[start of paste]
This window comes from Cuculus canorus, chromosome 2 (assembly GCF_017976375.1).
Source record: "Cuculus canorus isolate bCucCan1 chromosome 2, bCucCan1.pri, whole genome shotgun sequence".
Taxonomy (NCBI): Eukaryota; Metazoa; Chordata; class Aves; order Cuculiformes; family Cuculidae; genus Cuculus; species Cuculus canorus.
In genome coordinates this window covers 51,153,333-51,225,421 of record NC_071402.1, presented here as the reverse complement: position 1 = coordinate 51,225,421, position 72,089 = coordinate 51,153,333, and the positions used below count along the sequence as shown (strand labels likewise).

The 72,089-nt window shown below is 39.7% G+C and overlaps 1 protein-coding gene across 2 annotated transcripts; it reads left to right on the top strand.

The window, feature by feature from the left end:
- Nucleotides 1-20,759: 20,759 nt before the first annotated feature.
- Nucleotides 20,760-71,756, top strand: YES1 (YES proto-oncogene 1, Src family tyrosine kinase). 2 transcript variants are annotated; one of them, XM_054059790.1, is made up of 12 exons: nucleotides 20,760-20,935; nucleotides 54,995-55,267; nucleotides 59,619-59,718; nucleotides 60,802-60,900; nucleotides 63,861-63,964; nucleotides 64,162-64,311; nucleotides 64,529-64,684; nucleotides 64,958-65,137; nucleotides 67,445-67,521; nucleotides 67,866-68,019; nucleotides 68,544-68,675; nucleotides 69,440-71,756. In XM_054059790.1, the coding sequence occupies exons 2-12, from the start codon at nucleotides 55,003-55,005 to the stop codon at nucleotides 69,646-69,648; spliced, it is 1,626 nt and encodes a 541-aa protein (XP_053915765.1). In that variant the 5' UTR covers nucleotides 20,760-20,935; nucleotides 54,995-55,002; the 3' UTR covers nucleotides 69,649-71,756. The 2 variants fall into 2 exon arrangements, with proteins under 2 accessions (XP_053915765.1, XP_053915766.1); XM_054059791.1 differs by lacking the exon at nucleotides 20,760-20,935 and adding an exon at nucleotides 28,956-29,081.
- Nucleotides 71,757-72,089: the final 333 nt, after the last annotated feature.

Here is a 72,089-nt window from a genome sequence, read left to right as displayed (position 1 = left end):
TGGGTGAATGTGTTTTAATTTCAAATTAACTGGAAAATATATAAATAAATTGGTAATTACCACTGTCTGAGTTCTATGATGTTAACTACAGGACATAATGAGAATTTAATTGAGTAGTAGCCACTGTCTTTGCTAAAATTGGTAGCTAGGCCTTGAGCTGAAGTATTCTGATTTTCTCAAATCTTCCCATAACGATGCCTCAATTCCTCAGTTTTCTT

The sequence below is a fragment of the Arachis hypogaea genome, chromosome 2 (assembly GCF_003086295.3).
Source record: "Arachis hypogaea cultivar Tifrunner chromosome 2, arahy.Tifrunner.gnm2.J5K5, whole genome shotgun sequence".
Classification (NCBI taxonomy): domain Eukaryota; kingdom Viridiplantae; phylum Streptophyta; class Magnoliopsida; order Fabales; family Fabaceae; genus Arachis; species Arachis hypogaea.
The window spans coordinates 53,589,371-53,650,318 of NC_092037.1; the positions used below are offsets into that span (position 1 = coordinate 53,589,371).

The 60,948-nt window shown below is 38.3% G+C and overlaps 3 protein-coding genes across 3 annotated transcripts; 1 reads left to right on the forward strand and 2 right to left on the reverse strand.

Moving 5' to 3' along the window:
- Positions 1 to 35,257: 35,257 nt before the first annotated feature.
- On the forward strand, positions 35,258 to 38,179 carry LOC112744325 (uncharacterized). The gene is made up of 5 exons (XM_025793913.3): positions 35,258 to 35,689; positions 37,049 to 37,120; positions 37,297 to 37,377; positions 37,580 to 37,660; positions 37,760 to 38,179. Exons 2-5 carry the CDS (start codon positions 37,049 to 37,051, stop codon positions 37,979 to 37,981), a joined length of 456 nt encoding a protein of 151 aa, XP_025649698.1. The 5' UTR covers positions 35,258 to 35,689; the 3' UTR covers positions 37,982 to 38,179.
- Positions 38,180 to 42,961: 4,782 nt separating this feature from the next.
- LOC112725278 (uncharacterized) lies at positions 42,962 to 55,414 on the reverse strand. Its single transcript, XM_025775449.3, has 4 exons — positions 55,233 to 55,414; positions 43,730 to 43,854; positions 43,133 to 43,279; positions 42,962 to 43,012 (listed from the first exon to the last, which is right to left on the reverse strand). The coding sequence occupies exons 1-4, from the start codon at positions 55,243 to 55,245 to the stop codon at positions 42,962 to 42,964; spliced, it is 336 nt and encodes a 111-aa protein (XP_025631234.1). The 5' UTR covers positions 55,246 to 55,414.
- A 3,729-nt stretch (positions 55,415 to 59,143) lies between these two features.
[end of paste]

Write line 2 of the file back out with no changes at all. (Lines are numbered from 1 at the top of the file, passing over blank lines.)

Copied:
Source record: "Cuculus canorus isolate bCucCan1 chromosome 2, bCucCan1.pri, whole genome shotgun sequence".